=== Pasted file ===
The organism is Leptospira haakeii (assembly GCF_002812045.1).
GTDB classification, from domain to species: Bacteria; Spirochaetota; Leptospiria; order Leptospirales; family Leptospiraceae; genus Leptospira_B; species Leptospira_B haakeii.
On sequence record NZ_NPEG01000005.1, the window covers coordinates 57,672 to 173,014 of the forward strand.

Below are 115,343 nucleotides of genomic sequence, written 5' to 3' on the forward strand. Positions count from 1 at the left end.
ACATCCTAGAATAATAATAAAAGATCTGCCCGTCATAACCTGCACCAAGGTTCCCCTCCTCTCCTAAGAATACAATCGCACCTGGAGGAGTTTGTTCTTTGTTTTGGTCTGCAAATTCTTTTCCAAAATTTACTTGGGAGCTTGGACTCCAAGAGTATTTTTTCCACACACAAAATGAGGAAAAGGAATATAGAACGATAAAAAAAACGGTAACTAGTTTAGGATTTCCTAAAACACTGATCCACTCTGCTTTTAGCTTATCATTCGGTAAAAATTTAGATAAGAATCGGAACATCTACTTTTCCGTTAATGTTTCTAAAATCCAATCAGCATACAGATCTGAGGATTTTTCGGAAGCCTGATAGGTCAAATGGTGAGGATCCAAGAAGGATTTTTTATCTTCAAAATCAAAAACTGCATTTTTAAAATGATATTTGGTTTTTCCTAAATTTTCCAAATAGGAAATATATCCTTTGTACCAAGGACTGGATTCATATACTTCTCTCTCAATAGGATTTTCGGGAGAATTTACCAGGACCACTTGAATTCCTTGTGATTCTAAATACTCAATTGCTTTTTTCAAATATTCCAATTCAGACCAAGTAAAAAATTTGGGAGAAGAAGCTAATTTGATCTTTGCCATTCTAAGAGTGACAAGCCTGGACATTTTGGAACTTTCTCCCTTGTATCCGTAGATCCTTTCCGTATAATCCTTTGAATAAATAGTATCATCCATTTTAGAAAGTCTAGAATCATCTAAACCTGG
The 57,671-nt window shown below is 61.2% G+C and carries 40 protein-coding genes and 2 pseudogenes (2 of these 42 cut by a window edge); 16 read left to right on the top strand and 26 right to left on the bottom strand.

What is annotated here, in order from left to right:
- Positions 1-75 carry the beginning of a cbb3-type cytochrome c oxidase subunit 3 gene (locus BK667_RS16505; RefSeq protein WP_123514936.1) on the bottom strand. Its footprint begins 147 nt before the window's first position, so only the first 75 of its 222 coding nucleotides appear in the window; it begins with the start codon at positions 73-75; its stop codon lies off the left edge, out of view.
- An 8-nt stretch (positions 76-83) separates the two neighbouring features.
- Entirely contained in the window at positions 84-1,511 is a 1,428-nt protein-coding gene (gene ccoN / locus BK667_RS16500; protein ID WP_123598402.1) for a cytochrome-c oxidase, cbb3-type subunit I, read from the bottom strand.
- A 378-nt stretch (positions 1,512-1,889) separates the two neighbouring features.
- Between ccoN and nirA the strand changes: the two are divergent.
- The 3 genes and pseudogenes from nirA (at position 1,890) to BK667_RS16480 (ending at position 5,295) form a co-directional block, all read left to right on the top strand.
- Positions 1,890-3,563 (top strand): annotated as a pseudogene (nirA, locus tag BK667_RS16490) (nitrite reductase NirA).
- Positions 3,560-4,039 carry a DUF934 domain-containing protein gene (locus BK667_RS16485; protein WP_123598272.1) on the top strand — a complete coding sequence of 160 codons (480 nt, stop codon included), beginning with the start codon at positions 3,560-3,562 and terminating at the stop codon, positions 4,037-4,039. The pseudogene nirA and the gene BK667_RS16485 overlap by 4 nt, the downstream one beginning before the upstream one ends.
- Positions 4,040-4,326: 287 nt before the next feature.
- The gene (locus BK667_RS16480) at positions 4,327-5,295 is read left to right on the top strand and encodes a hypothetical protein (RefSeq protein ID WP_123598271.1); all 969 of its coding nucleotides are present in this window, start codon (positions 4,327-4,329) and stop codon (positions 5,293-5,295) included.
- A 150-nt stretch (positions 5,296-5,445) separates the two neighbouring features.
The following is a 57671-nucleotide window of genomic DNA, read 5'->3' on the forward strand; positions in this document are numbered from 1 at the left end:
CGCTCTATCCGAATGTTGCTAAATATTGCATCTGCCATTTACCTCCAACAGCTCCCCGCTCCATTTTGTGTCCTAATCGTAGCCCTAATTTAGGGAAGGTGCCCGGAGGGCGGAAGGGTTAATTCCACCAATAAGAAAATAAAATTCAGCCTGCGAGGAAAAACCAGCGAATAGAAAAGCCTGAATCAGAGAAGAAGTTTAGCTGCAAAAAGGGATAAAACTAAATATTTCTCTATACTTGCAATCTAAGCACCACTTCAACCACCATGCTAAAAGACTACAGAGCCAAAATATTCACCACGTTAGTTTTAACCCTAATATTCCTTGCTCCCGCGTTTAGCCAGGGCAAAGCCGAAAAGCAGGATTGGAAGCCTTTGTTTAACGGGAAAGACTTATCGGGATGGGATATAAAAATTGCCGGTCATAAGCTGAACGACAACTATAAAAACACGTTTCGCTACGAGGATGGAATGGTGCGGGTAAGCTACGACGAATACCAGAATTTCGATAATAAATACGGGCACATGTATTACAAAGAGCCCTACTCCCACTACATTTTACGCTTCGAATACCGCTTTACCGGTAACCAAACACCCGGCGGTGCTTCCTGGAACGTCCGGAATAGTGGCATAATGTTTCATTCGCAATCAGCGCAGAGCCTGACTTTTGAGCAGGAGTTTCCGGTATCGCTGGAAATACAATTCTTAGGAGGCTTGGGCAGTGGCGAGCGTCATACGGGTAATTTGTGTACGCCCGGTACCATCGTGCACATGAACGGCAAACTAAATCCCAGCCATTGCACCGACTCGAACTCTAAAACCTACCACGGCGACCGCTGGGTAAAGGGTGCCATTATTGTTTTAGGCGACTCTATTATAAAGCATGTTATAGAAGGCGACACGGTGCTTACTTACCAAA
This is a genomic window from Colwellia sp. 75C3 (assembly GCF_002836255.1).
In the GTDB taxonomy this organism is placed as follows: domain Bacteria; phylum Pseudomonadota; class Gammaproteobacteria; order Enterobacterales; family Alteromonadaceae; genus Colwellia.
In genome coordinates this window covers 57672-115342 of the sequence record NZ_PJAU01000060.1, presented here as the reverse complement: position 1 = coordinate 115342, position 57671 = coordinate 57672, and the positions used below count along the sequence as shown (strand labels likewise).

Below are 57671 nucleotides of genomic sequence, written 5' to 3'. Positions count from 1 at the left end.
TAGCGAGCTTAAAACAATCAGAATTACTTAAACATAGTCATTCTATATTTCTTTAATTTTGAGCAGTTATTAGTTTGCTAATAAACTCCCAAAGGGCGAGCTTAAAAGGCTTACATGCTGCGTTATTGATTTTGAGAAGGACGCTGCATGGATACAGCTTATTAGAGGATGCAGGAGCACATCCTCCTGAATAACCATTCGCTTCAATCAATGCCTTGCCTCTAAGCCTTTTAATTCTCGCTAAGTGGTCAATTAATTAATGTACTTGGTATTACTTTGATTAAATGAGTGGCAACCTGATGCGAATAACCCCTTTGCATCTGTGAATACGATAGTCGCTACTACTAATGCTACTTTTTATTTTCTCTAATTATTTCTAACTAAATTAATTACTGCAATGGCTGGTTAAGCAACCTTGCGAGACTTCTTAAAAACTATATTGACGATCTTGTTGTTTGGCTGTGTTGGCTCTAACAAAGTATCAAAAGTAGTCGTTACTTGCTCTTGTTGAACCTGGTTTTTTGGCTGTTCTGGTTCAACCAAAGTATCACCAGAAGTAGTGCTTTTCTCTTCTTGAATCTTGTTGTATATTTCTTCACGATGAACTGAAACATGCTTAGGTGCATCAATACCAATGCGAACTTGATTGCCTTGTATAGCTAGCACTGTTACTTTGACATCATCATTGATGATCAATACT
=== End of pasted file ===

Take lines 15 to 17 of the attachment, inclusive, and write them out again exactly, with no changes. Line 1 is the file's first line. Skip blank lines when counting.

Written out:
- Positions 3,560-4,039 carry a DUF934 domain-containing protein gene (locus BK667_RS16485; protein WP_123598272.1) on the top strand — a complete coding sequence of 160 codons (480 nt, stop codon included), beginning with the start codon at positions 3,560-3,562 and terminating at the stop codon, positions 4,037-4,039. The pseudogene nirA and the gene BK667_RS16485 overlap by 4 nt, the downstream one beginning before the upstream one ends.
- Positions 4,040-4,326: 287 nt before the next feature.
- The gene (locus BK667_RS16480) at positions 4,327-5,295 is read left to right on the top strand and encodes a hypothetical protein (RefSeq protein ID WP_123598271.1); all 969 of its coding nucleotides are present in this window, start codon (positions 4,327-4,329) and stop codon (positions 5,293-5,295) included.